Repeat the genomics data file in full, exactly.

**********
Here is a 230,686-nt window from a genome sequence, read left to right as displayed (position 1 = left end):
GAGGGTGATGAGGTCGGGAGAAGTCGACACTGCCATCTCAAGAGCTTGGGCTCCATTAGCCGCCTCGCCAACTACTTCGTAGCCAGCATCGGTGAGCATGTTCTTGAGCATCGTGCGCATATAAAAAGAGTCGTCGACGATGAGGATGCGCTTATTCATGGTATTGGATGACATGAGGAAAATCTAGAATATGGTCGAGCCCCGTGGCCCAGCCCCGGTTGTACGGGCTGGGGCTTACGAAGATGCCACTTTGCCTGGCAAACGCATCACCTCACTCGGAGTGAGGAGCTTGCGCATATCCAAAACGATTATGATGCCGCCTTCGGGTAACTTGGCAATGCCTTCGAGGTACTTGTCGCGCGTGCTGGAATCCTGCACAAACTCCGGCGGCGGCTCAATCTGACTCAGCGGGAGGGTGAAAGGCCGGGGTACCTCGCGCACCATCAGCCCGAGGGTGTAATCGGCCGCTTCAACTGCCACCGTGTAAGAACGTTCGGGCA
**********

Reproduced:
Here is a 230,686-nt window from a genome sequence, read left to right as displayed (position 1 = left end):
GAGGGTGATGAGGTCGGGAGAAGTCGACACTGCCATCTCAAGAGCTTGGGCTCCATTAGCCGCCTCGCCAACTACTTCGTAGCCAGCATCGGTGAGCATGTTCTTGAGCATCGTGCGCATATAAAAAGAGTCGTCGACGATGAGGATGCGCTTATTCATGGTATTGGATGACATGAGGAAAATCTAGAATATGGTCGAGCCCCGTGGCCCAGCCCCGGTTGTACGGGCTGGGGCTTACGAAGATGCCACTTTGCCTGGCAAACGCATCACCTCACTCGGAGTGAGGAGCTTGCGCATATCCAAAACGATTATGATGCCGCCTTCGGGTAACTTGGCAATGCCTTCGAGGTACTTGTCGCGCGTGCTGGAATCCTGCACAAACTCCGGCGGCGGCTCAATCTGACTCAGCGGGAGGGTGAAAGGCCGGGGTACCTCGCGCACCATCAGCCCGAGGGTGTAATCGGCCGCTTCAACTGCCACCGTGTAAGAACGTTCGGGCA